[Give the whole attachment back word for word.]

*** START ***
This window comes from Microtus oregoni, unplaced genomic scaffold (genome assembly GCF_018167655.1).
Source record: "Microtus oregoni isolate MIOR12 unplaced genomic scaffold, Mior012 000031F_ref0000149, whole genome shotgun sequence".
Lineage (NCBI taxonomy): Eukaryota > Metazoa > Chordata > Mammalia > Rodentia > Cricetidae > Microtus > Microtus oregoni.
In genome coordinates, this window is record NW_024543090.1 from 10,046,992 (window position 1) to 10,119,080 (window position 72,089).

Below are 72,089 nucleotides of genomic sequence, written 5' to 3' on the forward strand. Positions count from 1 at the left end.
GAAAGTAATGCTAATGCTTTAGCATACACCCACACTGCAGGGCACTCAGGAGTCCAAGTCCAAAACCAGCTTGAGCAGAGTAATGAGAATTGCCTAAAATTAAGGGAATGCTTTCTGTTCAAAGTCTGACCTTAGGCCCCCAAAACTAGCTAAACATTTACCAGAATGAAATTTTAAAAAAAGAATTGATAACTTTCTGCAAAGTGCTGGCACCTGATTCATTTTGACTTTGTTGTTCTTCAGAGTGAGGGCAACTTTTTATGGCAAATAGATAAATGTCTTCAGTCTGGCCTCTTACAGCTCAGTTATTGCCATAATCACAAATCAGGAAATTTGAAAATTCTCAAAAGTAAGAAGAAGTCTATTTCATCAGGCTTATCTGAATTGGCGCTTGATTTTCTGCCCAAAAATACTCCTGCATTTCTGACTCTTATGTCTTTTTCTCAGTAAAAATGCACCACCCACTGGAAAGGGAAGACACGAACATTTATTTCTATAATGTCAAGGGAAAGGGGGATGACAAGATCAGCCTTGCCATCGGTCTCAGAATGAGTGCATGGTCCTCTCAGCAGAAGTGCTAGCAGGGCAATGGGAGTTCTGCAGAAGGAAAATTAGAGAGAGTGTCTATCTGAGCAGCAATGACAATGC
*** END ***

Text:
This window comes from Microtus oregoni, unplaced genomic scaffold (genome assembly GCF_018167655.1).
Source record: "Microtus oregoni isolate MIOR12 unplaced genomic scaffold, Mior012 000031F_ref0000149, whole genome shotgun sequence".
Lineage (NCBI taxonomy): Eukaryota > Metazoa > Chordata > Mammalia > Rodentia > Cricetidae > Microtus > Microtus oregoni.
In genome coordinates, this window is record NW_024543090.1 from 10,046,992 (window position 1) to 10,119,080 (window position 72,089).

Below are 72,089 nucleotides of genomic sequence, written 5' to 3' on the forward strand. Positions count from 1 at the left end.
GAAAGTAATGCTAATGCTTTAGCATACACCCACACTGCAGGGCACTCAGGAGTCCAAGTCCAAAACCAGCTTGAGCAGAGTAATGAGAATTGCCTAAAATTAAGGGAATGCTTTCTGTTCAAAGTCTGACCTTAGGCCCCCAAAACTAGCTAAACATTTACCAGAATGAAATTTTAAAAAAAGAATTGATAACTTTCTGCAAAGTGCTGGCACCTGATTCATTTTGACTTTGTTGTTCTTCAGAGTGAGGGCAACTTTTTATGGCAAATAGATAAATGTCTTCAGTCTGGCCTCTTACAGCTCAGTTATTGCCATAATCACAAATCAGGAAATTTGAAAATTCTCAAAAGTAAGAAGAAGTCTATTTCATCAGGCTTATCTGAATTGGCGCTTGATTTTCTGCCCAAAAATACTCCTGCATTTCTGACTCTTATGTCTTTTTCTCAGTAAAAATGCACCACCCACTGGAAAGGGAAGACACGAACATTTATTTCTATAATGTCAAGGGAAAGGGGGATGACAAGATCAGCCTTGCCATCGGTCTCAGAATGAGTGCATGGTCCTCTCAGCAGAAGTGCTAGCAGGGCAATGGGAGTTCTGCAGAAGGAAAATTAGAGAGAGTGTCTATCTGAGCAGCAATGACAATGC